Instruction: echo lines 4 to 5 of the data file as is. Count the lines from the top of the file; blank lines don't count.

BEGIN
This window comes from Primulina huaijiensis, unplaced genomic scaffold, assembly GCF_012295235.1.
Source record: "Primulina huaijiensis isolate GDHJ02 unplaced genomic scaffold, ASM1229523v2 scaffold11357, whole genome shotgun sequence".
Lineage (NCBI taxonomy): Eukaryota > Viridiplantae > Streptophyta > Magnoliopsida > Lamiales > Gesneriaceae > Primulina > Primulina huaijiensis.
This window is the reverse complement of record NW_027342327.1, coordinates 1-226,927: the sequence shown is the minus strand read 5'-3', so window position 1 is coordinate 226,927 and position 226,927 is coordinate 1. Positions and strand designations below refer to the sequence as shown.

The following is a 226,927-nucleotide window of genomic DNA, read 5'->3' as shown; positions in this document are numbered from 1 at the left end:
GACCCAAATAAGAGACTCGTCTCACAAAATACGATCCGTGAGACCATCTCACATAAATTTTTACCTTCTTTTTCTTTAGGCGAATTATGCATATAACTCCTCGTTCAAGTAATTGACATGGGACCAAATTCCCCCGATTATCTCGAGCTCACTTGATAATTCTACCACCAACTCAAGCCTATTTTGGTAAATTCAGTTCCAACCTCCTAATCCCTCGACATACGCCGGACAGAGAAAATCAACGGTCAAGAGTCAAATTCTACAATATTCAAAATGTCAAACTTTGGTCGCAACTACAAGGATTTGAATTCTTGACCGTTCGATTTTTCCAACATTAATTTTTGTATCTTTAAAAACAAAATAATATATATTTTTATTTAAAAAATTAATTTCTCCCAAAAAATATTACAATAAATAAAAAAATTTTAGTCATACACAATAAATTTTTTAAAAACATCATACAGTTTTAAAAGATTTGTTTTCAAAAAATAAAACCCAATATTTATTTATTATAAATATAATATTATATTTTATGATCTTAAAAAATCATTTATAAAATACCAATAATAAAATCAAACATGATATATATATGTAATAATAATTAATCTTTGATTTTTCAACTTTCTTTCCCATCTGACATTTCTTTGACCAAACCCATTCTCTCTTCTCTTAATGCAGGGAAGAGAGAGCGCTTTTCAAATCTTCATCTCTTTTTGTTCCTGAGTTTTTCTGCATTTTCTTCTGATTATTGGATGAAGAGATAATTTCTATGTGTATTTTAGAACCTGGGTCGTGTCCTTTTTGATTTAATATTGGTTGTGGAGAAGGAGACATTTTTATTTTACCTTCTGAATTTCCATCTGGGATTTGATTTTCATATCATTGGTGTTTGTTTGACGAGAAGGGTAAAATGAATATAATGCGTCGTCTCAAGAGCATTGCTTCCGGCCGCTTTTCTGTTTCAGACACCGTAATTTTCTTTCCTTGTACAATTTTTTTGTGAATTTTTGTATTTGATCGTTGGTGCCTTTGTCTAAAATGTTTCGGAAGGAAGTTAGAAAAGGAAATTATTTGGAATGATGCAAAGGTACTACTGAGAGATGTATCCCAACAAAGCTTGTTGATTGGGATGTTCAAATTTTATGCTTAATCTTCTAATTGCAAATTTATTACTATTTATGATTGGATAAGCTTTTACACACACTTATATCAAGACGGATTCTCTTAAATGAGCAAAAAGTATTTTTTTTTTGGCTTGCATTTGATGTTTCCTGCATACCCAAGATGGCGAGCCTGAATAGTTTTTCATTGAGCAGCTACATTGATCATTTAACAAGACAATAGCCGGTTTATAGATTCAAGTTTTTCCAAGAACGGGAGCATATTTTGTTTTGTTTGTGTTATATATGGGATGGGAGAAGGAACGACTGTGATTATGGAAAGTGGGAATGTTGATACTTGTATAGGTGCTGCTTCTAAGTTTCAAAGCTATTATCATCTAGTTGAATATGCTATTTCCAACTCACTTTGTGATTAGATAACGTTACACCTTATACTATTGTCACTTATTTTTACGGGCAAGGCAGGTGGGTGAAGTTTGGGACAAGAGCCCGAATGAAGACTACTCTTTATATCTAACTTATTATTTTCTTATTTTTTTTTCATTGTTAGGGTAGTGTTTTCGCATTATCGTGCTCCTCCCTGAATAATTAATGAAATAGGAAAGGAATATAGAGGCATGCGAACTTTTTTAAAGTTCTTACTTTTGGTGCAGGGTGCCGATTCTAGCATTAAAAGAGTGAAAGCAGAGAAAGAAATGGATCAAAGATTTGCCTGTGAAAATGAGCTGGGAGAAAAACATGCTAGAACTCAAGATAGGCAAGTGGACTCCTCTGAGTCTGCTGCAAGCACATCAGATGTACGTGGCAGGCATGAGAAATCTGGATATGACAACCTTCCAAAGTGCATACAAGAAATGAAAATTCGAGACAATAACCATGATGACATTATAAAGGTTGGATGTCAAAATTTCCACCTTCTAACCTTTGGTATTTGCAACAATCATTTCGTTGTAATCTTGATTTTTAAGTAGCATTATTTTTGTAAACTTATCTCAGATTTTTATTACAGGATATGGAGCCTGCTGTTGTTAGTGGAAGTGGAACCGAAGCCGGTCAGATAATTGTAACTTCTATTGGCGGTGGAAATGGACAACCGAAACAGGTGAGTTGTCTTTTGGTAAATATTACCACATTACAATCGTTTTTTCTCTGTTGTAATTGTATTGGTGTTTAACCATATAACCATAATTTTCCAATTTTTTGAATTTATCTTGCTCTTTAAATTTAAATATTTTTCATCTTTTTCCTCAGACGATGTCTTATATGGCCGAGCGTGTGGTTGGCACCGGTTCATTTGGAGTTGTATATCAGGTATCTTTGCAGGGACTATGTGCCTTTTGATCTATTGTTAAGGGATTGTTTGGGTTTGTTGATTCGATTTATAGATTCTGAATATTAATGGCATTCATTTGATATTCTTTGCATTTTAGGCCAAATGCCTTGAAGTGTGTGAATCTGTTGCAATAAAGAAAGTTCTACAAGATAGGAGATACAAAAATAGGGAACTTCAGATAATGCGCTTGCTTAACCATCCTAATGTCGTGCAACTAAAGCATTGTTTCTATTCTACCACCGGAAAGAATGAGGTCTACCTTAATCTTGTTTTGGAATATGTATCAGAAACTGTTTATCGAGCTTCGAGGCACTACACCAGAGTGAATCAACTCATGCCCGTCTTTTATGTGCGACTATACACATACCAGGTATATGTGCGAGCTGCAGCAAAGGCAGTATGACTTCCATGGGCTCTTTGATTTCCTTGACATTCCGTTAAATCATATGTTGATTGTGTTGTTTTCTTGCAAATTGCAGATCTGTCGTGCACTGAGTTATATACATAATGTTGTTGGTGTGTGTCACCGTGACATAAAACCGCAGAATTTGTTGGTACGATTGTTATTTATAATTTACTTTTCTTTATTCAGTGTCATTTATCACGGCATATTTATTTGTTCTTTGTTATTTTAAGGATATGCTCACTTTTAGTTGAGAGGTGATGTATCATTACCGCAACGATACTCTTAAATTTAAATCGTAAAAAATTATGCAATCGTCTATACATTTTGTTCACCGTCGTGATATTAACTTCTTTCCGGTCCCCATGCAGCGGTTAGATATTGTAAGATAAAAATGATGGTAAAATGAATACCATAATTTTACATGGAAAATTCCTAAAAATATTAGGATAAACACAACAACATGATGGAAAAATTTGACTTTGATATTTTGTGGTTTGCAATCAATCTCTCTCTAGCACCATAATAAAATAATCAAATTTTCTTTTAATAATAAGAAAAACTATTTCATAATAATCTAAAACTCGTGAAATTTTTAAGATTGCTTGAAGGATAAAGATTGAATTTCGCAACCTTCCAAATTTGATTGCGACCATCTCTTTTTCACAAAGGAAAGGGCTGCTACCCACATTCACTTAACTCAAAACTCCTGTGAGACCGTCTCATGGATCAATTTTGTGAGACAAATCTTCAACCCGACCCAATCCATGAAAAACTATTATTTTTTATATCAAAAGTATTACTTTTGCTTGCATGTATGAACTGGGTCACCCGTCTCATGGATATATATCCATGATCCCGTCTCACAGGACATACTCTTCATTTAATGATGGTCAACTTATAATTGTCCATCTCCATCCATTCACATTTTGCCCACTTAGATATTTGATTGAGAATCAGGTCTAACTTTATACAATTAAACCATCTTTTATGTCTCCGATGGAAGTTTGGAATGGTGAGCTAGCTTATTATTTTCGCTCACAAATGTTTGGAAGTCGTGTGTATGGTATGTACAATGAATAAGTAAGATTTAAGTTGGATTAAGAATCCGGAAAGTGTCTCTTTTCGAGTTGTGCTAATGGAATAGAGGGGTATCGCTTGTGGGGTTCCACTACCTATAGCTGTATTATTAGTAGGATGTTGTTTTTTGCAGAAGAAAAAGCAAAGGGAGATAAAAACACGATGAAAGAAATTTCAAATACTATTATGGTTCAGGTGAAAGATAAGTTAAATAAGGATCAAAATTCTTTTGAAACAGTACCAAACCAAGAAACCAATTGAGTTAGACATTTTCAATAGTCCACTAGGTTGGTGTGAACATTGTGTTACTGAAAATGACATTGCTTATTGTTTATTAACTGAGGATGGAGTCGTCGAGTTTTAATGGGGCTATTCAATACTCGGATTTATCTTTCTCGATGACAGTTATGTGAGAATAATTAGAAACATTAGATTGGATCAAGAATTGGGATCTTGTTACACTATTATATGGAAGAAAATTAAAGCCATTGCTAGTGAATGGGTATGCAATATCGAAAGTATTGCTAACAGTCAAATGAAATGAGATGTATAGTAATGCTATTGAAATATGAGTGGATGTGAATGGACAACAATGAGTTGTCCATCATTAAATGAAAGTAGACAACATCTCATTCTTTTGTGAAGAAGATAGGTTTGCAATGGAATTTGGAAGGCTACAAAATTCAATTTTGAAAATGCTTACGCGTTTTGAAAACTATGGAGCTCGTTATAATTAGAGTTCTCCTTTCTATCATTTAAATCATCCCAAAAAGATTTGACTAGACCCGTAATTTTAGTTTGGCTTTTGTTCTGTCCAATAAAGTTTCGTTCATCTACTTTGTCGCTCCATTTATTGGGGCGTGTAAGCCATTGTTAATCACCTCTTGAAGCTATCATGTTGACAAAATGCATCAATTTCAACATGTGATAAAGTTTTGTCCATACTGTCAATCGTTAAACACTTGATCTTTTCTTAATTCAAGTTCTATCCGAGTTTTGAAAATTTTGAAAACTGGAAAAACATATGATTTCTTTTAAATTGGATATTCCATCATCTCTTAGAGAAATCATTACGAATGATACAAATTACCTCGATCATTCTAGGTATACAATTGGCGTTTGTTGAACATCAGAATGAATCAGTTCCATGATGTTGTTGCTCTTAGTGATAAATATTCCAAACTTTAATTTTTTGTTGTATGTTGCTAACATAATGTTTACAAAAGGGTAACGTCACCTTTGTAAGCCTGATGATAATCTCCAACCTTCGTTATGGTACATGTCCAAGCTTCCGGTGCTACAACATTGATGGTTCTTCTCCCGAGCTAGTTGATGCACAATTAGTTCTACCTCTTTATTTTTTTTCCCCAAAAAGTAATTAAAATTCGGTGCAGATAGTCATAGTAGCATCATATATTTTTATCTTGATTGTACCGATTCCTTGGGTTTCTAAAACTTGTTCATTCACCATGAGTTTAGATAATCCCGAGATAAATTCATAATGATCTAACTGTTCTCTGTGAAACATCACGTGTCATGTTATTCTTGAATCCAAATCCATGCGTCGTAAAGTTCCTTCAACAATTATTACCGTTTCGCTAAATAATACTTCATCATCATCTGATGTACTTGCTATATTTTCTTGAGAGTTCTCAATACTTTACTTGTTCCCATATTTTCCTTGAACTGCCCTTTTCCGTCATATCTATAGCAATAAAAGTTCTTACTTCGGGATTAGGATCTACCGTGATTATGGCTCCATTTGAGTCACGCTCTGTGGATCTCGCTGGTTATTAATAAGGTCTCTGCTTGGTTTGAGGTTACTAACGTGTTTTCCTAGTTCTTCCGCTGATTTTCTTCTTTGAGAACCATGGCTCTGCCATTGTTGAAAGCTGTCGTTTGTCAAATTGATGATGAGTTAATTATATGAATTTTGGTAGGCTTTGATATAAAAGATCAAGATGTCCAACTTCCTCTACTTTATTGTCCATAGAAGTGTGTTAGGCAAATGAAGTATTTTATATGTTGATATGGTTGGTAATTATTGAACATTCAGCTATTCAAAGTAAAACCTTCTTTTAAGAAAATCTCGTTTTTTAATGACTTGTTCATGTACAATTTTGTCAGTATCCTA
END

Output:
This window is the reverse complement of record NW_027342327.1, coordinates 1-226,927: the sequence shown is the minus strand read 5'-3', so window position 1 is coordinate 226,927 and position 226,927 is coordinate 1. Positions and strand designations below refer to the sequence as shown.

The following is a 226,927-nucleotide window of genomic DNA, read 5'->3' as shown; positions in this document are numbered from 1 at the left end: